Innovation can mean many different things depending on the topic being discussed. In Nick Montfort and Ian Bogos’ book Racing the Beam they write that “Technical innovations are often understood as the creation of new technology—new materials, new chip designs, new algorithms. But technical innovation can also mean using existing technical constraints in new ways, something that produces interesting results when combined with creative goals.” (p. 53). The idea that things already in existence can be used in a new or different ways is one factor that lead to computers and games to evolve into what we know today.
In Racing the Beam, we learn about the history of the Atari VCS, later renamed the Atari 2600, and its impact on the development of gaming. In spite of what we now consider limited technology, it changed how people relaxed and pioneered the way for future computer and gaming systems. Those programming at the time of the Atari developed a computer opponent to play against, no longer requiring two people to play a game, and created interchangeable cartridges on which to store the games, no longer requiring new hardware to be sold for each game and lowering the price for the consumers.
What interested me most was that they decided to use less than the full computing power of the time in order to make it affordable and attractive to the public. The programmers worked within those self-imposed limitations to create what they needed and wanted the games to do. One of the cost-saving methods was to not include much RAM in the system, forcing the programmers to find creative solutions to complex problems while ‘racing the beam’, or using only the time it takes for a line to be drawn on the TV screen to compute the next one to be displayed.
While the system was affordable for the average person, it placed a lot of strain on the programmers developing the games. They needed to be creative so that their games would be playable on the limited hardware. This creativity led to more of the game’s graphics being stored in ROMs, a hardware component, and not computed in software, as it is done now. It seems like preserving these old games and programs would be difficult without the original hardware even if we knew how the games were created, without completely re-creating the games within new technology. Everyone has played pong or space invaders at some point in their lives, but few have used an Atari. Can we say that it is really the original game being played and not just something that was created to look and feel like it?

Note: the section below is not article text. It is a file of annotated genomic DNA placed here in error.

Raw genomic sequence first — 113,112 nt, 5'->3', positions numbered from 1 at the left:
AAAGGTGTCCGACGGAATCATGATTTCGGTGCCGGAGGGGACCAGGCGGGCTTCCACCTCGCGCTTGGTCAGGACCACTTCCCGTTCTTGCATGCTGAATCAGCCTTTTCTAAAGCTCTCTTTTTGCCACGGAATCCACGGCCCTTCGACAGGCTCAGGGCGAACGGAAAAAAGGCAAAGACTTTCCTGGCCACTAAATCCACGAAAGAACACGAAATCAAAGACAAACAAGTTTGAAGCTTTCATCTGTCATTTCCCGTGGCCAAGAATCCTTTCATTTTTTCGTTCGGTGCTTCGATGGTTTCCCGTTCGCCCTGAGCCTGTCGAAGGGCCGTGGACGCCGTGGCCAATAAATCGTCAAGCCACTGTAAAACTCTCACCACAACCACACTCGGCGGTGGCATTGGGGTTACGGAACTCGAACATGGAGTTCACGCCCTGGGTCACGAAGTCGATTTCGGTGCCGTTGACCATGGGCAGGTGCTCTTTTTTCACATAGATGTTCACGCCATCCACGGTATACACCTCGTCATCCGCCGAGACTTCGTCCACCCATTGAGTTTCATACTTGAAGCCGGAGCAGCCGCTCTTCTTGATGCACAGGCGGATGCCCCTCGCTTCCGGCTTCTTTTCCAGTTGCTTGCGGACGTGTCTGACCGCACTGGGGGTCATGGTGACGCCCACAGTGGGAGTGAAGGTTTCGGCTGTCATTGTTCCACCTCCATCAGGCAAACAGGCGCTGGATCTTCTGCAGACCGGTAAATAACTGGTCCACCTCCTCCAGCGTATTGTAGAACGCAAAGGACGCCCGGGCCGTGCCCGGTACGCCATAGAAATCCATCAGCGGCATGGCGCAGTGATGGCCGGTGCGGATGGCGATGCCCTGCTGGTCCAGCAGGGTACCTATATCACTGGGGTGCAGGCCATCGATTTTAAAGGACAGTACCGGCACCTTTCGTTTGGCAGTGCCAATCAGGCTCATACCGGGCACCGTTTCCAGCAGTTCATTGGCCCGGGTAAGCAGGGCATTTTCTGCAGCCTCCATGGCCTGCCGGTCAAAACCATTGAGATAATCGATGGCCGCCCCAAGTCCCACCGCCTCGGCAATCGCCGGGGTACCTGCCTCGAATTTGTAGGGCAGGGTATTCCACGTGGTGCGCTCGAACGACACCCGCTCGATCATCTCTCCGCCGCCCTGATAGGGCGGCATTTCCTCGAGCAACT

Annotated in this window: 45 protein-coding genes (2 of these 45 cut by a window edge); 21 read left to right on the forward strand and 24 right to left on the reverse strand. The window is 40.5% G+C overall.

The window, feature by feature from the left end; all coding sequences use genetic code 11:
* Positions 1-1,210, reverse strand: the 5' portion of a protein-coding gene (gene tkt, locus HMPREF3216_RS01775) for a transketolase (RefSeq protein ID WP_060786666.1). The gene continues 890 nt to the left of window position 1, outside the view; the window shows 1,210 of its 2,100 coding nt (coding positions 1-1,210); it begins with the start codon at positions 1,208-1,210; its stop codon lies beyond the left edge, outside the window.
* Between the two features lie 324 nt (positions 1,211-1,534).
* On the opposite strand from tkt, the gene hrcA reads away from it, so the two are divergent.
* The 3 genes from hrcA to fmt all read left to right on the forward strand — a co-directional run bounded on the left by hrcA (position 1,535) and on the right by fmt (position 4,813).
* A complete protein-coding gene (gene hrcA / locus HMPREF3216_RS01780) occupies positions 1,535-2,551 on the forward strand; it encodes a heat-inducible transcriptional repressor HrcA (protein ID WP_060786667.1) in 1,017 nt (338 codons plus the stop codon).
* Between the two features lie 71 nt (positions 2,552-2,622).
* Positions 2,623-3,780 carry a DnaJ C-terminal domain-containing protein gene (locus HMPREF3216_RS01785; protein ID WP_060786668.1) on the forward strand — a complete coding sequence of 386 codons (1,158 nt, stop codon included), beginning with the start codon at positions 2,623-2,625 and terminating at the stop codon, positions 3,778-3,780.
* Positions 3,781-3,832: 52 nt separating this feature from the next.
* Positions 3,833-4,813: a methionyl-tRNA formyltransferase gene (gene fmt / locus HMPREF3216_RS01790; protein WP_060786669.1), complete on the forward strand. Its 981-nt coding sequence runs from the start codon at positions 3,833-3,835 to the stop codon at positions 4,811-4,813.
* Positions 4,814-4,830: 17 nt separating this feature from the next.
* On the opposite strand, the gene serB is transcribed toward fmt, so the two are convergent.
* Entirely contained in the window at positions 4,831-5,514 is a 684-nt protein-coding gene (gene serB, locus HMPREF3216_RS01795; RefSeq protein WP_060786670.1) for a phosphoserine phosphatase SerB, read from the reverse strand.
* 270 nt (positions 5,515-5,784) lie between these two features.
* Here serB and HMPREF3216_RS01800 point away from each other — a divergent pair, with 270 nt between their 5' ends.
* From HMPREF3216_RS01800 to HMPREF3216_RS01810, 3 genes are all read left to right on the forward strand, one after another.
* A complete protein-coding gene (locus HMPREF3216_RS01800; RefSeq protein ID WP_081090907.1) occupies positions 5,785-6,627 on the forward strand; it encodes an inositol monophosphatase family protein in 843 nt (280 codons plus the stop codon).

Currently, innovation in games and many other digital media has very little to do with hardware, as the software can accomplish the same task and it is easier to program. However, the problem becomes one of different file formats. As new formats are created and others become obsolete, preserving the original file becomes challenging. For instance, audio has numerous formats the file could be in but only a few are preservation quality. Should all digital audio in a library or archive be converted to the same format for preservation? Or should the original file be preserved for as long as possible? On the other hand, text is usually preserved as a PDF file, but there are many different subtypes that all have the .pdf extension but only the PDF/A subtype is meant for preservation. How do you know what the subtype is? Or even if the format has subtypes?
Caroline Arms and Carl Fleischhauer in their article “Digital Formats: Factors for Sustainability, Functionality, and Quality” pointed out that “Preservation of content in a given format is not feasible without an understanding of how the information is encoded as bits and bytes in digital files.” (p. 3). However, I would argue that for every information professional to understand how all digital files work is more than is really needed to preserve the information. A basic knowledge that some formats are better than others can be all that is needed in a professional environment, as the details of file formats can be found online if they are required.